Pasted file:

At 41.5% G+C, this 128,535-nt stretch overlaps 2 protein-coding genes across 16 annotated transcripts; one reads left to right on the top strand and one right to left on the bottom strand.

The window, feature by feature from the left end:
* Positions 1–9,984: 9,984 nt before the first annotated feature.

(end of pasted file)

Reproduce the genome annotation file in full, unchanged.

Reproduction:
At 41.5% G+C, this 128,535-nt stretch overlaps 2 protein-coding genes across 16 annotated transcripts; one reads left to right on the top strand and one right to left on the bottom strand.

The window, feature by feature from the left end:
* Positions 1–9,984: 9,984 nt before the first annotated feature.